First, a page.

The moon is waning. Morning stars are Venus, Jupiter, Neptune and Uranus. Evening stars are Mercury, Saturn and Mars.
Those born on this date are under the sign of Gemini. They include actor Hattie McDaniel, the first African-American to win an Oscar (best supporting actress in 1939 for "Gone with the Wind"), in 1895; Broadway composer Frederick Loewe in 1901; Nobel literature laureate Saul Bellow in 1915; Britain's Prince Philip, husband of Queen Elizabeth II, in 1921 (age 91); Hollywood icon Judy Garland in 1922; children's author and illustrator Maurice Sendak in 1928; attorney F. Lee Bailey in 1933 (age 79); football Hall of Fame member Dan Fouts in 1951 (age 61); actor Andrew Stevens in 1955 (age 57); model/actor Elizabeth Hurley in 1965 (age 47); Louisiana Gov. Bobby Jindal in 1971 (age 41); Olympic figure skater Tara Lipinski in 1982 (age 30) and actor Leelee Sobieski in 1983 (age 29).
On this date in history:
In 1652, silversmith John Hull, in defiance of English colonial law, established the first mint in America.
In 1692, in Salem Village in the Massachusetts Bay Colony, Bridget Bishop was the first colonist tried in the Salem witch trials, was hanged after being found guilty of the practice of witchcraft.
In 1898, U.S. Marines invaded Cuba in the Spanish-American War.
In 1935, Alcoholics Anonymous was founded in Akron, Ohio.
In 1942, the German Gestapo burned the tiny Czech village of Lidice after shooting 173 men and shipping the women and children to concentration camps.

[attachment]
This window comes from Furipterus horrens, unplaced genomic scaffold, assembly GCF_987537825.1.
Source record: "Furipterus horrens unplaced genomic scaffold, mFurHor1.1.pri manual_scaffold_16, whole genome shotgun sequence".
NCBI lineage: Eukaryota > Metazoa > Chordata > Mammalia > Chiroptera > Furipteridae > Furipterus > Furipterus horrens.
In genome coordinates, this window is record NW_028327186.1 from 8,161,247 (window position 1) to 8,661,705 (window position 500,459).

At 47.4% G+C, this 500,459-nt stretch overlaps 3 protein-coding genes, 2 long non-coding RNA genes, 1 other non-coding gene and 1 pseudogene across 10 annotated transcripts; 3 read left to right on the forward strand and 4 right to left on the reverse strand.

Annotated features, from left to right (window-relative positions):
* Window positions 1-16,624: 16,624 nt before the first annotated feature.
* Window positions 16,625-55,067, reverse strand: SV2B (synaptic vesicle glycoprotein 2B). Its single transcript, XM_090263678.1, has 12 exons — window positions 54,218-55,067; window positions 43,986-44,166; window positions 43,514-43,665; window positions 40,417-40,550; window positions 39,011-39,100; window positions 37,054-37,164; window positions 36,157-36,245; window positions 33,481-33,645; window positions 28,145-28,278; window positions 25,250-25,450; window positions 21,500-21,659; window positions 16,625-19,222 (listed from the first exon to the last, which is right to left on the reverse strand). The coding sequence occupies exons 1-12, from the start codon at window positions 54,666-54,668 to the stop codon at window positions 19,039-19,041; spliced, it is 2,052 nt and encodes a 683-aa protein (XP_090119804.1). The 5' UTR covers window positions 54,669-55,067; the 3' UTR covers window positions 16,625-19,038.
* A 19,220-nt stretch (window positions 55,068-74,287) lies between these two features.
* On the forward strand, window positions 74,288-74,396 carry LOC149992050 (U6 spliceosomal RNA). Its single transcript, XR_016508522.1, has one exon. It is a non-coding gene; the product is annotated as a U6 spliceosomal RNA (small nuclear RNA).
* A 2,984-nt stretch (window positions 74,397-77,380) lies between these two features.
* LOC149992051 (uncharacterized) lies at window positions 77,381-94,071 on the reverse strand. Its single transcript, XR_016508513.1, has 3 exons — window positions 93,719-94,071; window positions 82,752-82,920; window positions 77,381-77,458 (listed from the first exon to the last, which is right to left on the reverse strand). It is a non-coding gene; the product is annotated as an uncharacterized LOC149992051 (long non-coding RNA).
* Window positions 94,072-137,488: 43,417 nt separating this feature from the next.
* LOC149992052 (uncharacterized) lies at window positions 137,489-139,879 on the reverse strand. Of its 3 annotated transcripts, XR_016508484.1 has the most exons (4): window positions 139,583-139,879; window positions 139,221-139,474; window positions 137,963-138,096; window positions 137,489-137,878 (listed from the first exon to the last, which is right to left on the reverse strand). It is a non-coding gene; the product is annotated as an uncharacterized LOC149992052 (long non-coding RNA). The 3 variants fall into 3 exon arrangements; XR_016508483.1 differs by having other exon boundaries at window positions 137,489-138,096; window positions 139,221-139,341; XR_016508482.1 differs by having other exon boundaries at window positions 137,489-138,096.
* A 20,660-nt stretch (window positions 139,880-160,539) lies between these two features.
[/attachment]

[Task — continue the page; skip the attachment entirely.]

In 1943, Hungarian Laszlo Biro invented the ballpoint pen.
In 1989, the Rev. Jerry Falwell said his conservative lobbying group, the Moral Majority, had accomplished its goals and would disband.
In 1991, Mount Pinatubo in the Philippines erupted, spewing debris as far as 20 miles away.
In 1992, Texas law officers urged a boycott of Time-Warner and Warner Bros. over a recording by rap artist Ice-T that they said encouraged the shooting of officers.
In 1994, U.S. President Bill Clinton froze most financial transactions between the United States and Haiti and suspended commercial flights to the Caribbean nation.
In 1995, Cuba announced the arrest of U.S. financier-turned-fugitive Robert Vesco on spying charges. Vesco had fled the United States in 1972 ahead of embezzlement charges.
In 1998, a jury in Jacksonville, Fla., found the Brown & Williamson Tobacco Corp. liable in the lung cancer death of a smoker. The jury awarded his family $950,000, including $450,000 in punitive damages -- the first such assessment in a smoking-related lawsuit.
In 2000, Syrian President Hafez Assad died from a heart attack at age 69. He had ruled Syria since 1970.
In 2003, a three-member Ontario Court of Appeal in Canada ordered that full marriage rights be extended to same-sex couples.
In 2004, Ray Charles, a 12-time Grammy-winning singer-pianist who pioneered the blending of country and R&B, died at his home in Beverly Hills. He was 73.
In 2006, three detainees at the U.S. prison camp at Guantanamo Bay, Cuba, hanged themselves in the first reported deaths at the facility.
In 2009, Chrysler, one of America's "Big 3" automakers, climbed out of bankruptcy with a reconstruction plan that included a partnership deal with Italian carmaker Fiat.
Also in 2009, a security guard was killed at the entrance of the Holocaust Museum in Washington, allegedly by an 88-year-old white supremacist.
In 2010, two dozen gunmen slaughtered 19 people at a drug and alcohol rehabilitation center in the Mexican city of Chihuahua in the opening stages of a bloody five-day flare up of drug-related violence that officials said claimed hundreds of lives. Mexican President Felipe Calderon blamed the problem on U.S. demand for drugs.
In 2011, the U.S. Congress received a letter purportedly from Libyan strongman Moammar Gadhafi, seeking a cease-fire in the North African country and asking American leadership in peace negotiations.
A thought for the day: Joseph Joubert wrote, "Children need models more than they need critics."
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